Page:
What parents say...

Alex had been tested in Year 4 for dyslexia and he came out mildly dyslexic for spelling.  He has a poor short term memory, and we were concerned about him going to Senior School with these problems. Alex started off a bit ‘anti’, but now he agrees that his writing is better and the improvement has been commented on by teachers.  We are so pleased he is getting professional help, and are especially pleased that he now see the benefit and is self-motivated. He now is now asking for help with his Maths too!
Mrs D Wilson
“I would just like to say I have nothing but praise for I Love to Learn and all the tutors, not only has Dottie already improved with her maths work in the time she has been there but her confidence is so much better too. I want to thank you all so much, she has absolutely loved it, and without a doubt I would not hesitate in bringing her back.” Kayleigh (parent) 2021
Kayleigh Nutbeamparent
GCSE Maths
Alex says ” I learned more in three months than my whole time in the maths classroom at school. I went from dreading it to feeling much better about being there.” This Summer he was overjoyed to find that he had gone from a Grade 2 in his mocks up to a Grade 4 (C) pass in his final exam.  
Alex
Happygirls
“Our children have enjoyed their time at your tuition centre very much, and my wife and I have been incredibly impressed with your professional approach to tuition. Thank you so much for all you have done in making our kids feel comfortable, cared for and safe.” Mr Usuanlele.
Mr UsuanleleParent
At the time of writing this testimonial, my daughter has had only 5 sessions and her confidence and ability has increased significantly!  (Now) she talks of enjoying maths and of her abilities in maths instead of her inabilities, participates more in maths lessons at school and is keen to do her maths homework, both from school and from the sessions.  As a parent I am thrilled that her confidence has grown significantly and would recommend I Love to Learn without hesitation.
S BondParentPortsmouth
“We also had a parent’s meeting at his school earlier this week.  I am pleased to say that his maths teacher was very impressed with not only his work, but also his attitude toward it.  I can only say that this is because of the wonderful service you and your colleagues have given.  Thank you so much for this.  Ellis is really enjoying his time with you and also seeing how well he is doing and this has resulted in a positive attitude towards learning.” James (parent) 2021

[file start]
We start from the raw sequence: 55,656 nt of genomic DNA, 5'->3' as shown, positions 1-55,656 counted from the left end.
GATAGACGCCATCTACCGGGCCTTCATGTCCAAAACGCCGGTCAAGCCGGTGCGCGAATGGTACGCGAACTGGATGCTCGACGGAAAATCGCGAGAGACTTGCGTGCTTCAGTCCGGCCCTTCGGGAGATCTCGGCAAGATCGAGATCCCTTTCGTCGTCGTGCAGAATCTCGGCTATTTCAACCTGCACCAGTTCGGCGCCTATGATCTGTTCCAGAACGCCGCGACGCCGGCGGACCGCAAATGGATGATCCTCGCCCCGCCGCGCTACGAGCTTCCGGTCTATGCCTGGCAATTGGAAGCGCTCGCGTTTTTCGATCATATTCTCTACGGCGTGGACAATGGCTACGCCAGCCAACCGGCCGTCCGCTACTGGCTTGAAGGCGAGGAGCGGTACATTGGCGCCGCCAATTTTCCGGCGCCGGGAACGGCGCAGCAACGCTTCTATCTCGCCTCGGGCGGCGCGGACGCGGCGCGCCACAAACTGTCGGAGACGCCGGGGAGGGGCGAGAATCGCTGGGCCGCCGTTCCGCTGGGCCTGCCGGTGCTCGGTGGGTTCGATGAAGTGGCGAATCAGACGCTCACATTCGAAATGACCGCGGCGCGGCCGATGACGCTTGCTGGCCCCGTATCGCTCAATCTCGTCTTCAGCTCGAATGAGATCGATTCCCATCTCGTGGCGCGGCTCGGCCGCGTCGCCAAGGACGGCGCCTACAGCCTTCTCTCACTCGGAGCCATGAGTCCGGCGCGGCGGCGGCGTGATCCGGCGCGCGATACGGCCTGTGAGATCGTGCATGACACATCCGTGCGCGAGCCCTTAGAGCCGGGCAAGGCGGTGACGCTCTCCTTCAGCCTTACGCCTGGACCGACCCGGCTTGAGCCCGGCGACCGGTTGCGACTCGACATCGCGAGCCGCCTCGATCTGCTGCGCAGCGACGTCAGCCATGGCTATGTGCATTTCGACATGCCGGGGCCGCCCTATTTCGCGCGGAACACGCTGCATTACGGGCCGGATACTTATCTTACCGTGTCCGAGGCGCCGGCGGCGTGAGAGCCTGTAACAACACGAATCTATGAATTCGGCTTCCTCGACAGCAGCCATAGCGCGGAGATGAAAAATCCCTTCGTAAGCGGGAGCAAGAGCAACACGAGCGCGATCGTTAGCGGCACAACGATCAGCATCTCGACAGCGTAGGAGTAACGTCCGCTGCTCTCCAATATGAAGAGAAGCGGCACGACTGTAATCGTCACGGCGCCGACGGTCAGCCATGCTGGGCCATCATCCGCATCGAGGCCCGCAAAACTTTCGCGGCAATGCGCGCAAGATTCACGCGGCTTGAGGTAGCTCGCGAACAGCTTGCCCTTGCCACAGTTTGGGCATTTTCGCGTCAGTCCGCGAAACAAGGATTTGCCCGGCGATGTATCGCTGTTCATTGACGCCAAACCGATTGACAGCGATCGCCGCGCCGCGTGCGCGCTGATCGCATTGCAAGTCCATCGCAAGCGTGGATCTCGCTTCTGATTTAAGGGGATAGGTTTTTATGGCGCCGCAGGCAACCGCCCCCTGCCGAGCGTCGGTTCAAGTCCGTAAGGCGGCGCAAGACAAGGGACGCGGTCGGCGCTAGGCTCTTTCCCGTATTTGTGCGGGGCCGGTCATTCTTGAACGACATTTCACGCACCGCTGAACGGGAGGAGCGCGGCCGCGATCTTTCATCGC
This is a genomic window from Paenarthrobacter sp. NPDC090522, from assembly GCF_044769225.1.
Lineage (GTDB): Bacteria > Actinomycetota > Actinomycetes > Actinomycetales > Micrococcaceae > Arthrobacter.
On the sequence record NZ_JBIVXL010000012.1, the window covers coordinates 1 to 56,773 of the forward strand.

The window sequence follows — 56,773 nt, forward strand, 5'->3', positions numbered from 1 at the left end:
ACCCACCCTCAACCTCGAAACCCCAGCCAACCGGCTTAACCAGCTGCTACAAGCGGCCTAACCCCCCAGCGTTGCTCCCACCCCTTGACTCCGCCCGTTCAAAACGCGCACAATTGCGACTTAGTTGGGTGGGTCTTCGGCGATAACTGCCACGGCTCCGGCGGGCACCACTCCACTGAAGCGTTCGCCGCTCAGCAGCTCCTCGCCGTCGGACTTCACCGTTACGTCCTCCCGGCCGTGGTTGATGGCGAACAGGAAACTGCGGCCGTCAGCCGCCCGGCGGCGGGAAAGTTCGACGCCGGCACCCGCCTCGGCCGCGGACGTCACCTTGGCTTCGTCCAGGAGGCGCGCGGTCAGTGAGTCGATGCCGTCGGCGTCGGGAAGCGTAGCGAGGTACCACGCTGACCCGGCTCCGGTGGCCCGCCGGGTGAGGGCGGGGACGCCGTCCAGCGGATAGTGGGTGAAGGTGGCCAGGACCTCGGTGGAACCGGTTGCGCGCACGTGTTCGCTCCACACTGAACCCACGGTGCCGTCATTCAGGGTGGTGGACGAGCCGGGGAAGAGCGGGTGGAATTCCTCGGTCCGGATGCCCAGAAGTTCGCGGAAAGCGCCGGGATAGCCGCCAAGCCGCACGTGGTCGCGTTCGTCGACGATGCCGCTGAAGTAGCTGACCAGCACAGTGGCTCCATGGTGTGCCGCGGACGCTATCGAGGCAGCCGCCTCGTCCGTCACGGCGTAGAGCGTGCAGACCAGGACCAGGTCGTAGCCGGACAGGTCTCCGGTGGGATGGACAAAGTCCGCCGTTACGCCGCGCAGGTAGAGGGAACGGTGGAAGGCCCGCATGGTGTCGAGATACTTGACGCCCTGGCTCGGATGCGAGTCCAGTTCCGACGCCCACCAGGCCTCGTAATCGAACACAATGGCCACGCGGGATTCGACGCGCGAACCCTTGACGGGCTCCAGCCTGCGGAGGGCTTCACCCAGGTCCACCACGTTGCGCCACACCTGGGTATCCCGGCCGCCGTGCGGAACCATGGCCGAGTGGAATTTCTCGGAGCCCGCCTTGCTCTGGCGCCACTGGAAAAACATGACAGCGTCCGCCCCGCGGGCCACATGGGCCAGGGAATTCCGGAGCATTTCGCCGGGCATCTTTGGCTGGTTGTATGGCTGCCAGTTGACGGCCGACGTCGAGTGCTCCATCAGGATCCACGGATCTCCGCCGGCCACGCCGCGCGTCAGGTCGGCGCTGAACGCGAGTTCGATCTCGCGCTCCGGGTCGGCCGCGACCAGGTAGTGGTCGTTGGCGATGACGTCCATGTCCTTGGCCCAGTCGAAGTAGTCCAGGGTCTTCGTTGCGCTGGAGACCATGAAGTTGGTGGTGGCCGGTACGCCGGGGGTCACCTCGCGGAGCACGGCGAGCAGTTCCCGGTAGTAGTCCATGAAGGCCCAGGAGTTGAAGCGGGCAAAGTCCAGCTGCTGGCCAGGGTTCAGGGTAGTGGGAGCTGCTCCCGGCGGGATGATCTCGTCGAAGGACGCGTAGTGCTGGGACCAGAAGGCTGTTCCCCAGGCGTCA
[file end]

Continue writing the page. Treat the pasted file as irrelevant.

James Hannon
“Thanks for all your hard work with Rebecca Kivlin. She has started Milton Cross this week. Rebecca is in the top set for maths and science, and the second group for everything else. Without coming to Love to Learn she would never have achieved this.  Thanks”    
Julie Powell
I would like to thank you for everything that you have done, and also pass on my gratitude from Lottie because she has learnt she has really benefited from and her confidence in maths has vastly improve, so much so that she now tells me that she looks forward to maths class at school!
Charlotte's parents
winner “We had planned to stop the tutoring after the 11+ exam, but with the next lockdown and more disruption to her education, we quickly relented when she literally begged us to continue going! The sessions are adjusted to her needs and she describes them as ‘really fun’ and she likes it that the work is specific to her level and much more individualised than the class work at school.”
Penny Meeking
I would like to thank you for the enthusiastic way in which you have helped Vicky gain confidence in her abilities to learn.  She has been a different child since coming to you and has a more positive view now!
Vicky's Parents

Top GCSE Revision Tips

How to Make Your GCSE Revision Awesome!

Effective study skills can often make good students into great students. Here are four great study habits to help your GCSE student get the most out of their learning potential.

  • Study Planner- students will know the topics they need to give special attention to. A long term plan of the year ahead helps to avoid last minute cramming before exams.

 

  • Study Schedule- regular study sessions on a timetable will make life easier as it becomes part of the daily routine.

 

  • Study Time- designate a ‘communication blackout hour’ , no phones, messaging, gaming or TV.